HP Starts to Sell Cheap-Looking Envy Branded PCs, Creator of Envy Brand Gets Disappointed

Voodoo PC Founder Upset About HP’s Usage of “Envy” Brand

by Anton Shilov
11/30/2012 | 11:34 AM

Hewlett-Packard has made it quite clear that it is not interested in any kind of premium personal computers, especially those that are oriented on consumers. However, after the company rolled out cheap-looking Envy-branded desktops, Rahul Sood, the founder of Voodoo PC that first created the Envy trademark to sell high-end laptops and desktops, got really disappointed with the move.


HP acquired Voodoo PC boutique personal computer maker in 2006, but for a while Voodoo operated as a separate business entity creating masterpieces like Omen desktop and Envy laptop, both designed to be extremely powerful and gorgeously stylish. Starting 2008 – 2009, HP started to blend Voodoo into its own product line, which resulted into certain compromises. By late 2009 Voodoo PC brand ceased to exist, but the Envy brand with VoodooDNA remained in use for advanced machines. Starting 2012, Hewlett-Packard started to place Envy symbol (VoodooDNA was lost in action in 2010 or 2011) onto numerous products, including Envy 100 printer and cheap desktop called HP Envy h8 (which could be read as “Envy hate”), which apparently was too much for Rahul Sood, one of the creators of the brand.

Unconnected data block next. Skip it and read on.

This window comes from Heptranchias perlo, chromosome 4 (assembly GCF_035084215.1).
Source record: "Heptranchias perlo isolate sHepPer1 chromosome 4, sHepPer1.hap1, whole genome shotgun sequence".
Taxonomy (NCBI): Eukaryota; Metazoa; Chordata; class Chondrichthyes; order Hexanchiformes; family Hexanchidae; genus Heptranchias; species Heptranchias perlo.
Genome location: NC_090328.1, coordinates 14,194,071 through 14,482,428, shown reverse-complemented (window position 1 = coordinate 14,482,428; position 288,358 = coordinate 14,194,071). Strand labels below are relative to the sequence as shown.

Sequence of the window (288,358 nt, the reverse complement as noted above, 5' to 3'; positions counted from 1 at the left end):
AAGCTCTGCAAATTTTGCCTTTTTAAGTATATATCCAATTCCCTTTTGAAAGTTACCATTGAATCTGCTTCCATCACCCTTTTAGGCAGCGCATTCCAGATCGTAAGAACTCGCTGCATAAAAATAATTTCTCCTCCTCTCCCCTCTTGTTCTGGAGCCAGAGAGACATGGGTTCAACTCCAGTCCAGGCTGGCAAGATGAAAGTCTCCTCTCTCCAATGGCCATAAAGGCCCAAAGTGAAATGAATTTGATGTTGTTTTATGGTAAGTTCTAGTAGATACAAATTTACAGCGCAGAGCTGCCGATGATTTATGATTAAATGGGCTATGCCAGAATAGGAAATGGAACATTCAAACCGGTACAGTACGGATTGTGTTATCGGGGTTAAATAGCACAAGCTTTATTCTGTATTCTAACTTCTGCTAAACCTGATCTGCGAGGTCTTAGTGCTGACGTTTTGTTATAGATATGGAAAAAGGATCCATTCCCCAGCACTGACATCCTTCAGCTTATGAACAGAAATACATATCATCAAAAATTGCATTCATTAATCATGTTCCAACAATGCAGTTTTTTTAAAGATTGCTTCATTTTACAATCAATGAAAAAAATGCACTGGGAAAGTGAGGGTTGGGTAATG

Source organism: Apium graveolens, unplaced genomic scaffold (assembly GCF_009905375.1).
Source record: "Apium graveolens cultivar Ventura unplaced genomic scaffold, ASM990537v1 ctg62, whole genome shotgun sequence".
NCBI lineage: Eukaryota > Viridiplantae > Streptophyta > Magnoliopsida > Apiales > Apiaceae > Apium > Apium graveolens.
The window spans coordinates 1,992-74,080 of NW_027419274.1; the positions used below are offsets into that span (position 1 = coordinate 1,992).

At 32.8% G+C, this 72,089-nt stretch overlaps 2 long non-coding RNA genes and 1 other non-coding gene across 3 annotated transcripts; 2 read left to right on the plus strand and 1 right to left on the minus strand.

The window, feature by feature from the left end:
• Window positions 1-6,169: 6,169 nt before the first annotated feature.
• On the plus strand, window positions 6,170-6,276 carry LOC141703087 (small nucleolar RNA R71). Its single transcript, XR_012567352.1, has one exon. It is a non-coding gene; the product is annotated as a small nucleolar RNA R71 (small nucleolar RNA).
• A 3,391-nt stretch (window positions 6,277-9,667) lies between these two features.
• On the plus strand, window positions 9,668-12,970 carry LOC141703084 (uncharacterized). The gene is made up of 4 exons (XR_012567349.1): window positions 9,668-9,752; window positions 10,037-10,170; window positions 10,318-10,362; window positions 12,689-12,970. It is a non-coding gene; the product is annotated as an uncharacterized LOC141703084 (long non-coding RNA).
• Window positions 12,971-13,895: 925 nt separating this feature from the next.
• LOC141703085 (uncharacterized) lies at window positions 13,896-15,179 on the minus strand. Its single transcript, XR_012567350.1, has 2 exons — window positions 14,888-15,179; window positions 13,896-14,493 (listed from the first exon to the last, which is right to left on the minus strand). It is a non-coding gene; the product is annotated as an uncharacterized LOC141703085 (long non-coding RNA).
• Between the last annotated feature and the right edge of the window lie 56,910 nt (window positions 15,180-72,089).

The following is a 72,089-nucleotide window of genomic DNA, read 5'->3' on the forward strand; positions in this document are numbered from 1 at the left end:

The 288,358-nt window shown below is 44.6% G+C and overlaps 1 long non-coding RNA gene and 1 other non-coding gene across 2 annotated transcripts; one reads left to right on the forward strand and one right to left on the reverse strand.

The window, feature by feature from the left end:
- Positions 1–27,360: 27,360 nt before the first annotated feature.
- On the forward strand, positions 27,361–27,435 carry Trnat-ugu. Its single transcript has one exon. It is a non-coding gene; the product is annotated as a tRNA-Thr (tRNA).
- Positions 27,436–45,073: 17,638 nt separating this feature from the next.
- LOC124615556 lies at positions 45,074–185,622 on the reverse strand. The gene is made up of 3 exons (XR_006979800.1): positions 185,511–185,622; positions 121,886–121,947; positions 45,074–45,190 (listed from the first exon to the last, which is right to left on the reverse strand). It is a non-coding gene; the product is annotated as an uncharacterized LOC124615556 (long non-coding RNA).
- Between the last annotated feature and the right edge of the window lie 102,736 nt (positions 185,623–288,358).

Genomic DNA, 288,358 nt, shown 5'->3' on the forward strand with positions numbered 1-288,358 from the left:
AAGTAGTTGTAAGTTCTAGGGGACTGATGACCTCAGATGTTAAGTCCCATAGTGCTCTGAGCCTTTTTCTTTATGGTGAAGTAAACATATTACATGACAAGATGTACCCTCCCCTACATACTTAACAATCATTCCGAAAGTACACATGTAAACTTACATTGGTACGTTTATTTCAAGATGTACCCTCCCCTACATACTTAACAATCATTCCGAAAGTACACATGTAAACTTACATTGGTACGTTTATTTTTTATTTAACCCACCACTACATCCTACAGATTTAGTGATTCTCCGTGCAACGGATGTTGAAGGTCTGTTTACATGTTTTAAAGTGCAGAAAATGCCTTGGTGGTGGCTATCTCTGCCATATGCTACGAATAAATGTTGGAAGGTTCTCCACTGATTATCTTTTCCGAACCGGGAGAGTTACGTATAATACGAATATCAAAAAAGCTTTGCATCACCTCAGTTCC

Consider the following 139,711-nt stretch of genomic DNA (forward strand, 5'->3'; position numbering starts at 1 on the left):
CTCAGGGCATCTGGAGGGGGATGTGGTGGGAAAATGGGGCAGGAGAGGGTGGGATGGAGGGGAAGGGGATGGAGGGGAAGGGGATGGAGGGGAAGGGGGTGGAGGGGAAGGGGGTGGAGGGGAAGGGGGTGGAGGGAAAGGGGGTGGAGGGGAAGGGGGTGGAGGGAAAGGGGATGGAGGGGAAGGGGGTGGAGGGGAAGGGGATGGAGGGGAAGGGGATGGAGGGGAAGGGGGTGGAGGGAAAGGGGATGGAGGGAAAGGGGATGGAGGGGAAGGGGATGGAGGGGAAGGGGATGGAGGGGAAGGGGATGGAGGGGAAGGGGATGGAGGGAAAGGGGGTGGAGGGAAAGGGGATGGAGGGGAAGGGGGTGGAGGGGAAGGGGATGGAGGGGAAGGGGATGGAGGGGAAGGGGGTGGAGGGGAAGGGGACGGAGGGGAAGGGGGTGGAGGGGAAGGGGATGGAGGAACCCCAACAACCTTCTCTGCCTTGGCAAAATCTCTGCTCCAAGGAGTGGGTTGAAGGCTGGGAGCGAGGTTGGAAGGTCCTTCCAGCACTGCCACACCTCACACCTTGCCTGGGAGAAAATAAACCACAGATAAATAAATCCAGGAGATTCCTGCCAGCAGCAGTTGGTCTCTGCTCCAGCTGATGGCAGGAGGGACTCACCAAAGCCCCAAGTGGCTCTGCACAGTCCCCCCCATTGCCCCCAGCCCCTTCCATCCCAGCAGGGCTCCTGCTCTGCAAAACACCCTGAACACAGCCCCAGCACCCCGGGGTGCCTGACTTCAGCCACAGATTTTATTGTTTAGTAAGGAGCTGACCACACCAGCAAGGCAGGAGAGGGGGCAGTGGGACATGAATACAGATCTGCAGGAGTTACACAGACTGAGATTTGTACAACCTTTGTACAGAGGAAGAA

“Thought I had seen everything... Then I saw the ‘HP Envy H8’ desktop. What the heck guys? Is this code for ‘I give up’?” exclaimed Rahul Sood at his Facebook page when he first saw the desktop listed at HP.com early this week.

The grief the former head of Voodoo has is quite understandable. HP bought Voodoo to bring in new blood as well as leading-edge system design to create luxurious, yet high-performance PCs. In many ways, the Voodoo was meant to be akin to Bentley or Lamborghini within Volkswagen Group. After HP dropped Voodoo, the Envy product line was meant to become a dedicated brand for cutting-edge products that would literally cause envy. However, HP decided to further lower the bar and start to use the Envy brand on a printer and on a desktop made of plastic that cost starts at $699.

“I have always said that brand is so much more than a logo on the box, it starts with culture, which leads to product, which leads to evangelism and community – and all of that becomes the soul of your brand. The HP Way is still one of my favorite business books, and HP is a pioneer in this industry and an icon in the Valley. Let's hope they find the HP Way again,” said Mr. Sood.